Hinting across a family

Hello - forgive me if I’ve misunderstood, but my reading of the manual is that the positions of hints on just one weight of a family will be used across all weights when exporting with the “auto hint” checked. This does not seem to be the case. First shot - hints as applied to Medium. Second shot - hints as generated in Heavy (exported, then opened). Second question - is there a way to check this without exporting and opening? Not easy on a large family. Thanks.

I noticed that the point positions were not compatible, but on the master file they are – Path 2 has changed on export. Here is the A in the master Glyphs file:

Could the removal of the overlap during export throw off the positioning of the hints as they are tagged to specific points, and these then change? Would changing the order of hinting and overlap removal during export cure this?

With compatible masters, the hints should be used for all instances. Remove overlap doesn’t bother the hints.

If you added the hints to another than the first master, you might need a ‘take hints from master’ custom parameter (something like this, not on the Mac right now).

Try first to do without manually placed hints altogether if you use autohinting at export. Make sure zones and stems are set properly and export. Then check the rendering in Adobe apps.

Thanks for getting back to me, Georg. When you say “first master”, which does that refer to? I have three masters - a light, medium and heavy, and the hints are on the medium.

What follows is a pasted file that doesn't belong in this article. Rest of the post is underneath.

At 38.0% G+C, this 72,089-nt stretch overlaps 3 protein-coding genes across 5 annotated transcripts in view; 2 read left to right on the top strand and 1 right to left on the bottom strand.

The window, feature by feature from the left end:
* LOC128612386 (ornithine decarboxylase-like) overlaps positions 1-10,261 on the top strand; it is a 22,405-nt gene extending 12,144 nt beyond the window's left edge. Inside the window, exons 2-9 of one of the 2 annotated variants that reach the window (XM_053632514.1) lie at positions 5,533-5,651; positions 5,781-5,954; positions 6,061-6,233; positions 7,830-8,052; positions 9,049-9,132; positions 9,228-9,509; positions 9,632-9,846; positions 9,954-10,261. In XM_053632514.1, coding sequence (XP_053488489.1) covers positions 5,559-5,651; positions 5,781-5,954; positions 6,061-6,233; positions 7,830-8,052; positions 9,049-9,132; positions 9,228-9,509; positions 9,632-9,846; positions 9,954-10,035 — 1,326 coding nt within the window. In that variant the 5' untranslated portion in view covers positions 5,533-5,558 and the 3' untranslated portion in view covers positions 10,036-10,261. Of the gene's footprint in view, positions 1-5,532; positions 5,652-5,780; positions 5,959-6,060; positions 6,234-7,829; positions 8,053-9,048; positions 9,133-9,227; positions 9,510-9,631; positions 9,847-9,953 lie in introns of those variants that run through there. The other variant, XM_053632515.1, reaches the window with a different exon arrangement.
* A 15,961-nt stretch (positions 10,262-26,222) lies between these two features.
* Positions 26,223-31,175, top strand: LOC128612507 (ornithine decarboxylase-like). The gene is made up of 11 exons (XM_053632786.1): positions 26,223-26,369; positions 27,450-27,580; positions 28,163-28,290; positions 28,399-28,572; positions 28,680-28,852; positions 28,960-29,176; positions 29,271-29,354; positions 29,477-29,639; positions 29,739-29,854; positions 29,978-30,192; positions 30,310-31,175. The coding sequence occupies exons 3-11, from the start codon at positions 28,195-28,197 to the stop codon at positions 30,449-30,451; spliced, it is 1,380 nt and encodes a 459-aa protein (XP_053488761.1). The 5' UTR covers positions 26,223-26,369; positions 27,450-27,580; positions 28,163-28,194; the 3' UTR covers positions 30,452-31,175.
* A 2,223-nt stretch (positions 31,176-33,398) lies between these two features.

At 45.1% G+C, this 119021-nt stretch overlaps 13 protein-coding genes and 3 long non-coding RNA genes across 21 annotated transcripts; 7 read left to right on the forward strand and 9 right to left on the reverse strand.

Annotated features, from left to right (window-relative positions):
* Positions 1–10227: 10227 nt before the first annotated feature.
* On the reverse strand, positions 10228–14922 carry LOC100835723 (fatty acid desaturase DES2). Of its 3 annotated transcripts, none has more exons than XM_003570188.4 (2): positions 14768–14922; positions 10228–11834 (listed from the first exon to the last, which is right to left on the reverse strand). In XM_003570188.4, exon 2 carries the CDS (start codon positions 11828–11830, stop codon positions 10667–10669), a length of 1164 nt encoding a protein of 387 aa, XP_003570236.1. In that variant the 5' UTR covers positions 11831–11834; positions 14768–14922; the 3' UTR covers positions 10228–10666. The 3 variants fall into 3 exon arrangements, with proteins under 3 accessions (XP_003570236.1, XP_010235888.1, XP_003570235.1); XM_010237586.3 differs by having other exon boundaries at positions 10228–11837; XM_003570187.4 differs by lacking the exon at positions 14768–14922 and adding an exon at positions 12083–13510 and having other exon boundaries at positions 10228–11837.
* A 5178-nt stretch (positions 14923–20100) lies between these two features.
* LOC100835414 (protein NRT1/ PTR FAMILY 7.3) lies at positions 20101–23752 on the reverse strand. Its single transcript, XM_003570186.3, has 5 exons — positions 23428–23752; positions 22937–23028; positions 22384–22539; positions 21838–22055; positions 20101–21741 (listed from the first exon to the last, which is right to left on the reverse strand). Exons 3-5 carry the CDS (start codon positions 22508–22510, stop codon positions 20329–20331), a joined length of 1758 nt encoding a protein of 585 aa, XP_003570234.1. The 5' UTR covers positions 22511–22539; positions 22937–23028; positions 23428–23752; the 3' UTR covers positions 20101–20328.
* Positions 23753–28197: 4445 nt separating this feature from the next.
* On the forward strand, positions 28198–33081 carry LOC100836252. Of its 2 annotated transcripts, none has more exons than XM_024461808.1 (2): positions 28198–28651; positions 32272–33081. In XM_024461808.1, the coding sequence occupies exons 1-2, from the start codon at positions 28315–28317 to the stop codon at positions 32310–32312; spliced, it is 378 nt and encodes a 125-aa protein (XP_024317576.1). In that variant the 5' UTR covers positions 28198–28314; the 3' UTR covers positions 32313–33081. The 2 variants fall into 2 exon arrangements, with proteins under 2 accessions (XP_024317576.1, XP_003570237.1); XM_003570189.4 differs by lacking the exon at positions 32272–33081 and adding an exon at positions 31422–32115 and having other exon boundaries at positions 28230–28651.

Hi Rainer - that gives the wonky results seen in the second ‘A’ I posted (ie big overlapping hints, a hint that goes the full width of the A), hence manually adjusted them on the medium hoping they would apply to all weights.

Add the Get Hints from Master parameter and choose ‘Medium’ from the popup:

image

Make sure the hints connect to the nodes.

Those may not matter at all. Such hints are usually ignored by the renderer. Make sure the stems are defined properly and test the pixel rendering in InDesign.

That works! Thanks, and Happy New Year!

Bit of background: I was under the impression that hints were solely related to on-screen rendering, not print, but had a recent job that was digitally printed (at high, professional resolution) in which characters shifted horizontally, giving the impression of bad spacing. The effect could be reproduced by zooming out in Indesign to a certain point at which the characters moved back and forth horizontally, but not at other magnifications. A non-hinted version did not show this effect. After a bit of googling I find that hints DO also apply to print too (sometimes) – but (in this case at least) seem to be a liability rather than a help. So, given that even a correctly and carefully hinted font has the potential to look shonky in print, am I better off removing all hints and shipping fonts without? I have to say that I find the appearance on-screen between a font with hints and one without is nowadays so minimal, and any differences (other than a slight apparent weight difference) seem to often be detrimental rather than beneficial.
TL:DR: Hints — best avoided altogether? Thoughts?

Note the way the “i” (eg) shifts about in this scan:

Shot from Indesign - compare for example, the i in “Mike Carlin”

The two images above are of the same hinted font.

Further comparison on another font - note horizontal shift of “j”:

The hints and spacing in Glyphs look fine:

Also note the uneven treatment of the top of the “a” in the hinted version that is better in the unhinted version:

…though I notice that here the autohint has added additional small horizontal hints at the top and bottom – should these be removed?

The hints at the ‘a’ look strange. Is that an imported .otf? Could you send that file to me?

For clarity, those small extra hints are not on the medium “a”, from which the hints on the other weights are taken (see below). I’d like to avoid a) hinting every weight b) opening and removing extra unwanted hints from exported fonts.

Sure, thanks Georg.